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Related Subjects


Fiction and Poetry » Literature » A to Z
Fiction and Poetry » Literature » Urban Life
History and Social Science » Politics » General
Travel » Travel Writing » General

Bright Shiny Morning: A Novel Used Hardcover
0 stars - 0 reviews
$9.95 In Stock
Product details 512 pages Harper - English 9780061573132 Reviews:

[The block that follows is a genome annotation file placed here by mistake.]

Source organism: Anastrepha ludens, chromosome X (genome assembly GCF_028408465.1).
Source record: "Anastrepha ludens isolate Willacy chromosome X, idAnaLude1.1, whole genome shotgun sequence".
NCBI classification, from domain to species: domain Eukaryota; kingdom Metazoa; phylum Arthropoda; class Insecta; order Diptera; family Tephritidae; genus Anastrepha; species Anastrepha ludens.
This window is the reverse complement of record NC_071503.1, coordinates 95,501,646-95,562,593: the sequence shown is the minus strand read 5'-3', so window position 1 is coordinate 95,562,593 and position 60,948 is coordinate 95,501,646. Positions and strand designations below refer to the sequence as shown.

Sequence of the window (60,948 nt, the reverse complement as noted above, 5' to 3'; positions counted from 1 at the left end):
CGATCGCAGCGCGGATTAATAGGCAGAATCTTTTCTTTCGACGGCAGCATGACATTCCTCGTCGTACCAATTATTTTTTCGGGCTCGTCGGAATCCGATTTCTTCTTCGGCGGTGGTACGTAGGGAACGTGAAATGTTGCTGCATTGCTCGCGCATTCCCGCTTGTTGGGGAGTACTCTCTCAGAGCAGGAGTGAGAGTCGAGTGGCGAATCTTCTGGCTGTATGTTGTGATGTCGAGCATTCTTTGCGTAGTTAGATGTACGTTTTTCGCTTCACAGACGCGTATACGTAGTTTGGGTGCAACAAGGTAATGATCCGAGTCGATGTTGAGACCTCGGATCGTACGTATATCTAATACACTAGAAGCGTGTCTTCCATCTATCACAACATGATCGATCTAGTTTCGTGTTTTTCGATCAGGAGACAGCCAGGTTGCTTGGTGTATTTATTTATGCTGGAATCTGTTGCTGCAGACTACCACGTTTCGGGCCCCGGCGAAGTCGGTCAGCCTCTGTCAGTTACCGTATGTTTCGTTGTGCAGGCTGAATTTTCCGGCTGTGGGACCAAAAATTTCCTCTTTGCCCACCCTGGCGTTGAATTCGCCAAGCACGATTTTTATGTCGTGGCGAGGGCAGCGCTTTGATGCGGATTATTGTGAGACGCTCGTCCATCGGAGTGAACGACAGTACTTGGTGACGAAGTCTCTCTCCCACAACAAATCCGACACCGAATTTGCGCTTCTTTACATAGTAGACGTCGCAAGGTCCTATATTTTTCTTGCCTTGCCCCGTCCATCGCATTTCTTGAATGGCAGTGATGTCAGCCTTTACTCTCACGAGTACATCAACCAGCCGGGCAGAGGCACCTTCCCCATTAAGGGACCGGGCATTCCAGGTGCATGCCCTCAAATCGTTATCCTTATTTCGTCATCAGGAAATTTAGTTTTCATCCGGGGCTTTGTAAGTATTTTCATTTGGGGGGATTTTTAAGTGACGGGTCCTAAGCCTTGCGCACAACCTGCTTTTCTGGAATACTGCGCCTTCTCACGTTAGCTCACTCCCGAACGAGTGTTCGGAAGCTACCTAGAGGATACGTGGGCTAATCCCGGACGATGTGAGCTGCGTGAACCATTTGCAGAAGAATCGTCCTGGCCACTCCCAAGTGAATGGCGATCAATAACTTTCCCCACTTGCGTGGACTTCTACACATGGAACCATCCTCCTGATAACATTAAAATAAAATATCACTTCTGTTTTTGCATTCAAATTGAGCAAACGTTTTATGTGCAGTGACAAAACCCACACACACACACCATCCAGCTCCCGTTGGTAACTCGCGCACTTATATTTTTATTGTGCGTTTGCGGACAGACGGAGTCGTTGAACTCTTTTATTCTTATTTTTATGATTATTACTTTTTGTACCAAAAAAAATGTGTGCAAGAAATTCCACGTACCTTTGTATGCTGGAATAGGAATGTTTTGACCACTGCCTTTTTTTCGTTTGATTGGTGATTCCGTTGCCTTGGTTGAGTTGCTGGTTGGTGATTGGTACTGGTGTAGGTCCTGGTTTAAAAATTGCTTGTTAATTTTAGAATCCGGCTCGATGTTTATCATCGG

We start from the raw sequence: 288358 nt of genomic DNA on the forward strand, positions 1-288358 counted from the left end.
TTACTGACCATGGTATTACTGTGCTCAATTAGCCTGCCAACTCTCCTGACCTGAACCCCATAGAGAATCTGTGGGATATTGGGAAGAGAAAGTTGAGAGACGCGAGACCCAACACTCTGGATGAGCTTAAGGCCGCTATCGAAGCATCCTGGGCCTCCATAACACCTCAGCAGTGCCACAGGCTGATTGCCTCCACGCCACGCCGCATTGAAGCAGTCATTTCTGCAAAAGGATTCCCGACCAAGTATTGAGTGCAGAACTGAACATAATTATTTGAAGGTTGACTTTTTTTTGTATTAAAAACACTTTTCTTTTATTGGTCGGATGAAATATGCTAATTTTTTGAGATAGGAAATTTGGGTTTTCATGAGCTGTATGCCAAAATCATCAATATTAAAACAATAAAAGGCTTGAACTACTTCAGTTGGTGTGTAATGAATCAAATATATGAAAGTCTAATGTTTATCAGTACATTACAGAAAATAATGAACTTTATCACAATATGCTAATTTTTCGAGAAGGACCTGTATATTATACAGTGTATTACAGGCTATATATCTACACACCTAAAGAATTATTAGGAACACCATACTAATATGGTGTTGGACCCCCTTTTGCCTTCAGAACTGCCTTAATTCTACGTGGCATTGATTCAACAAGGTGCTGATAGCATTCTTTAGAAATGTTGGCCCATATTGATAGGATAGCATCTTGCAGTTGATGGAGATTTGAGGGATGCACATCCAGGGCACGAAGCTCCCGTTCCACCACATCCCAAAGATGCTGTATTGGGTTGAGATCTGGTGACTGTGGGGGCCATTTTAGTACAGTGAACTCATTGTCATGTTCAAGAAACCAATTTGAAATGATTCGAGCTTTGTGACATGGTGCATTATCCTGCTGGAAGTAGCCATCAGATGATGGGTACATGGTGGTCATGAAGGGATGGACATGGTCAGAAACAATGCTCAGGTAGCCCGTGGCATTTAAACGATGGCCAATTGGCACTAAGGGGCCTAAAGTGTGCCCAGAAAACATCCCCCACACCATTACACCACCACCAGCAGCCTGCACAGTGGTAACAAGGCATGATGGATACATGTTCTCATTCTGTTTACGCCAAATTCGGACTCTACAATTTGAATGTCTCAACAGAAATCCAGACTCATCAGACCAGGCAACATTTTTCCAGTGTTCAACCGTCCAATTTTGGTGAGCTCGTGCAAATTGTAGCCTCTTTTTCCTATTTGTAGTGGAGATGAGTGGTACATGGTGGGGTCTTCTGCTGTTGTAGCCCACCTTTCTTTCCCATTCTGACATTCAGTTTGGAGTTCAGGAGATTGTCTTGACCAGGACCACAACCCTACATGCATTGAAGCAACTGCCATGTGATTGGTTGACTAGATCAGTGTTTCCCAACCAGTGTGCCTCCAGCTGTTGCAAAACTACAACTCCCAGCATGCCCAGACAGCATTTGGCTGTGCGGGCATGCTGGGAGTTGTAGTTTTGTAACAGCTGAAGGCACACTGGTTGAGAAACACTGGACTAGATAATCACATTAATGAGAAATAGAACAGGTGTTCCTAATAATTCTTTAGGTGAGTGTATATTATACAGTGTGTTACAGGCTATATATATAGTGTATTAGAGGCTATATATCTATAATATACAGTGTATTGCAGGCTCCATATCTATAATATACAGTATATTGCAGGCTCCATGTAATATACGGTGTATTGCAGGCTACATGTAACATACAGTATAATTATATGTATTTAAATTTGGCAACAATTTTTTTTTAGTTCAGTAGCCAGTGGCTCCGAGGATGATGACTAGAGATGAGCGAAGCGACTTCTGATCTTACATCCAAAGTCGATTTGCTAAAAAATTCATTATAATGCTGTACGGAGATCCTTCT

"Publishers Weekly Review" by , "Signature Review by Sara Nelson When James Frey imploded as a memoirist in 2006, many said his A Million Little Pieces should have been — and perhaps initially was — presented as a novel, and that Frey — a sometimes screenwriter — was, both by nature and design, a fiction writer. Bright Shiny Morning is his first official book of fiction. If it's not quite a novel, less believable in its way than his 'augmented' memoir ever was, there's no doubt it's a work of Frey's imagination. Ironic, isn't it? Set in contemporary Los Angeles, Bright Shiny Morning is not a cohesive narrative but a compilation of vignettes of several characters (if this were a memoir, we'd call them 'composites') who have come to the city to fulfill their dreams. Some examples: Dylan and Maddie, madly-in-love Midwestern runaways who survive through the kindness of near strangers; Esperanza, a Mexican-American maid tortured by a body that could have been drawn by R. Crumb; a group of drunks and junkies who create a community behind the shacks on Venice Beach; Amberton Parker, a hugely famous married movie star who is secretly — you guessed it — gay. Interspersed with these rotating portraits are random historical and statistical factoids (which better have been fact-checked, even if there is a nudge-nudge, wink-wink disclaimer up front: 'Nothing in this book should be considered accurate or reliable') about L.A.: that, for example, 'approximately 2.7 million people live without health insurance' and 'there are more than 12,000 people who describe their job as bill collector in the City of Los Angeles.' Frey's intention, it seems, is to create an onomatopoetic jumble, a cacophony of facts and fiction, stats and stories, that replicate the contradictory nature of the place they describe. I expect, given the sharpness of the knives that some critics have out for Frey, that many will say the book flat out doesn't work. First off, there's that voice, the hyperbolic, breathless, run-on, word-repeating voice that was much better suited to a memoir (or even a novel) in which the hero was a hyperbolic, breathless alcoholic and drug addict. And then there's the frat-boy swagger that angered some readers of AMLP turning up here, too, so faux-cynical as to be nave: the gang father's attaboy about his five-year-old son's desire to be a cold-blooded killer, and the prurient, adolescent take on sex. (And couldn't someone have stopped him from exclaiming 'woohoo' after some of his 'fun' and 'not fun' factoids?) Yet the guy has something: an energy, a drive, a relentlessness, maybe, that can pull readers along, past the voice, past the stock characters, past the cliches. Bright Shiny Morning is a train wreck of a novel, but it's un-put-downable, a real page-turner — in what may come to be known as the Frey tradition." (Sara Nelson is the editor-in-chief of Publishers Weekly.) Publishers Weekly (Copyright Reed Business Information, Inc.)